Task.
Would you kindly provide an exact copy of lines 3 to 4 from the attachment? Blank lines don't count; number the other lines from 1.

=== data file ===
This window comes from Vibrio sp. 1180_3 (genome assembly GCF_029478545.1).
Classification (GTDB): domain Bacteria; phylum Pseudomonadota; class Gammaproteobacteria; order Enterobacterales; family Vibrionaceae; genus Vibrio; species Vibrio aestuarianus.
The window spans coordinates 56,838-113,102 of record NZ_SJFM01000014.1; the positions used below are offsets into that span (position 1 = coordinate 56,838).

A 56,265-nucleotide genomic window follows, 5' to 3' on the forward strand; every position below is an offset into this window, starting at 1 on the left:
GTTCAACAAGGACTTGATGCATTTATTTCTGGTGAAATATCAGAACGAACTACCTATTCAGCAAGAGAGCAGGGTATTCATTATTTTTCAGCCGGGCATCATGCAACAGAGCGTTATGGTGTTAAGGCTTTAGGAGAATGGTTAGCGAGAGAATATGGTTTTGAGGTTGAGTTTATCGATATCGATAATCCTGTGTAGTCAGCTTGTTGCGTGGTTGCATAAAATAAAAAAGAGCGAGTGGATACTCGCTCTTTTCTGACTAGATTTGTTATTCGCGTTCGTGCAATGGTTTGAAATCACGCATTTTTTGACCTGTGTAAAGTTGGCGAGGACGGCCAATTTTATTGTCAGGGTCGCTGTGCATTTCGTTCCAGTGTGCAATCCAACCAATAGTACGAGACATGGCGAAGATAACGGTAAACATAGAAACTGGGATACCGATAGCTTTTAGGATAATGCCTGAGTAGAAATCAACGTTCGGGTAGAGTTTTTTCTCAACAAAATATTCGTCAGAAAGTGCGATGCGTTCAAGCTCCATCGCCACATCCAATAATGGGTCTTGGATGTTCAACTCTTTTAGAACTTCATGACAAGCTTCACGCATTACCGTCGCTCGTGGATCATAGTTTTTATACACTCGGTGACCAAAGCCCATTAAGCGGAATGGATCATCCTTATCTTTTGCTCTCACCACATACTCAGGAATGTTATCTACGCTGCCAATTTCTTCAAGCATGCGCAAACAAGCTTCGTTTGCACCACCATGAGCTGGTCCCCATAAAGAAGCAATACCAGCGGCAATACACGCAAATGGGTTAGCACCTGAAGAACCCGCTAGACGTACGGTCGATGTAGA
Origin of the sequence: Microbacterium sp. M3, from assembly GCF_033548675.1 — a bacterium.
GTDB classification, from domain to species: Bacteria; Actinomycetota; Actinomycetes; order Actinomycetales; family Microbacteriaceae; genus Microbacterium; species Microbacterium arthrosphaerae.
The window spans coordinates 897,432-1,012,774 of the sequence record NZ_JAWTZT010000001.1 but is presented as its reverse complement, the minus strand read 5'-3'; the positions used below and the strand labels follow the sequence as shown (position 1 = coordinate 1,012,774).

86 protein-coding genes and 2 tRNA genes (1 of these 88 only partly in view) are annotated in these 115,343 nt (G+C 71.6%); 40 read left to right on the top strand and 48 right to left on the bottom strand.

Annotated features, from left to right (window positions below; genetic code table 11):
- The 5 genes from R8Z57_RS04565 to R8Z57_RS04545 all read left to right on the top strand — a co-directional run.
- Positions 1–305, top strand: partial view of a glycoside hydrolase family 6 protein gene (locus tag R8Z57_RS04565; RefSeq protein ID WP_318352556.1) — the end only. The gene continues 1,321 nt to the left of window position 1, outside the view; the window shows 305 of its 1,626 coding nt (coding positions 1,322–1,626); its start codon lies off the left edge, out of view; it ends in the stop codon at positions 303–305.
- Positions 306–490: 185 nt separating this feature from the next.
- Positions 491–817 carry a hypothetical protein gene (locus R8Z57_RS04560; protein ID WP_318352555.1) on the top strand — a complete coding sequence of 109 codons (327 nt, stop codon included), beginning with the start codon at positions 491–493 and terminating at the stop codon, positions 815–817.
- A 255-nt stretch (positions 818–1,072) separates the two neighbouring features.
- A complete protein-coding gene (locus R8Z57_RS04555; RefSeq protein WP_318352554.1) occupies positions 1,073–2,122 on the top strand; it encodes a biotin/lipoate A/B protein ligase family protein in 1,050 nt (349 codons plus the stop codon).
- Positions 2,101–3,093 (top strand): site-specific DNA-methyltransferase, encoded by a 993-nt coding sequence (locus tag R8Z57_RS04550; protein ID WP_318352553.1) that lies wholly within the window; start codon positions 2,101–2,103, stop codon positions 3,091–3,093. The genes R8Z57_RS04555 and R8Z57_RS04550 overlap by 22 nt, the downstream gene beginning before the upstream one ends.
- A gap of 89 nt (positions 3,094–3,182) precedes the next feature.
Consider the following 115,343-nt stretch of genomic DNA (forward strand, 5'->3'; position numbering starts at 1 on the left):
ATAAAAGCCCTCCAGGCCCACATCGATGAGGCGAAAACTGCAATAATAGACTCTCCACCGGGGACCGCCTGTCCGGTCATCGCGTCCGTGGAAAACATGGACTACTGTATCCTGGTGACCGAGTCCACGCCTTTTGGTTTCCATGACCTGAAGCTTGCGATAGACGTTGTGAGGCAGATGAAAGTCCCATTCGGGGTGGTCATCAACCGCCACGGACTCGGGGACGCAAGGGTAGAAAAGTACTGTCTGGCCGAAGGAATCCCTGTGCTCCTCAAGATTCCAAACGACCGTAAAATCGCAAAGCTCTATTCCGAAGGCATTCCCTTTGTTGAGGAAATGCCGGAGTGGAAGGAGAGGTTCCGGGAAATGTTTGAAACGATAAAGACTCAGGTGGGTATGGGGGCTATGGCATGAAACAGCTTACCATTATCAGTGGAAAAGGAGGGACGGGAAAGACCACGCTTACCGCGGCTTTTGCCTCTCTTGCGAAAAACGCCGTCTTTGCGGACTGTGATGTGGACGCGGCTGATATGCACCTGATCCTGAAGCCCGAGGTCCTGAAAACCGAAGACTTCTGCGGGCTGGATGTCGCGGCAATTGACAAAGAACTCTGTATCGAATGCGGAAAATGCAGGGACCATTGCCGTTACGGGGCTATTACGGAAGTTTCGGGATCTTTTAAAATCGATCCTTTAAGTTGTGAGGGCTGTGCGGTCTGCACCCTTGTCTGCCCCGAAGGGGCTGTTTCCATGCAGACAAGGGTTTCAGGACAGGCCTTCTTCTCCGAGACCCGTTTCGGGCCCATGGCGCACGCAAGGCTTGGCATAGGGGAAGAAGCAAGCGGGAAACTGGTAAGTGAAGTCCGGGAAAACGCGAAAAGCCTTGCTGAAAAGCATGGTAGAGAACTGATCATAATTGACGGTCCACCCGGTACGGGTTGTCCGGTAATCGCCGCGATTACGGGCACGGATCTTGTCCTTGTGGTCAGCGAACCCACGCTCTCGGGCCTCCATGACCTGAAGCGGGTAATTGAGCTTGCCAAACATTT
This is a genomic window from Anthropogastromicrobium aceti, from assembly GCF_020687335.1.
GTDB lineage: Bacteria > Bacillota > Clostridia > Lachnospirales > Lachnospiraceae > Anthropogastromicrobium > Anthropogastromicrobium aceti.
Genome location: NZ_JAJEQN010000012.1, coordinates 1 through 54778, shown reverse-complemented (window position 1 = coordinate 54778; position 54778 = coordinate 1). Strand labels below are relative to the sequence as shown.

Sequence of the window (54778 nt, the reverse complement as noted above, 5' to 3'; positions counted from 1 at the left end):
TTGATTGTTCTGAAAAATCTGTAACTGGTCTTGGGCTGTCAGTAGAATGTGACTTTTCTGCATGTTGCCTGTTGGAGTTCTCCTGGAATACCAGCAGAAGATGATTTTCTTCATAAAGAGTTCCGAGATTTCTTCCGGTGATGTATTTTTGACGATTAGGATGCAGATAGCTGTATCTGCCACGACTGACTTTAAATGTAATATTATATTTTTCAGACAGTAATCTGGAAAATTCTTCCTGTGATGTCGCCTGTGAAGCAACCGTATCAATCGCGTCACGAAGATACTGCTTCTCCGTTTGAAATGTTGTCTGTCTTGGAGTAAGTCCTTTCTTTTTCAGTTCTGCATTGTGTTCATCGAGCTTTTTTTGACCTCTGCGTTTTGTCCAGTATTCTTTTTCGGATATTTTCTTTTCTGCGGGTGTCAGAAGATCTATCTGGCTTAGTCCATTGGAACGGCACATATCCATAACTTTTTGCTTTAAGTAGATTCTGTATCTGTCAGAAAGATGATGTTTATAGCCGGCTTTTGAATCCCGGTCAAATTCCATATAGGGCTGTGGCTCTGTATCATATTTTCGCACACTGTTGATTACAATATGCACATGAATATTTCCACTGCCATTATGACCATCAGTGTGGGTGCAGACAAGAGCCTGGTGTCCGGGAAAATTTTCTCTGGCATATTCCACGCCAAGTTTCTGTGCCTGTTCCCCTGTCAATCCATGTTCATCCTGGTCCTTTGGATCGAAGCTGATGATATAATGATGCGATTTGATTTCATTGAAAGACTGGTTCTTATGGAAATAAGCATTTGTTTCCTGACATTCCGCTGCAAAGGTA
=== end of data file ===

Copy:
The window spans coordinates 56,838-113,102 of record NZ_SJFM01000014.1; the positions used below are offsets into that span (position 1 = coordinate 56,838).

A 56,265-nucleotide genomic window follows, 5' to 3' on the forward strand; every position below is an offset into this window, starting at 1 on the left: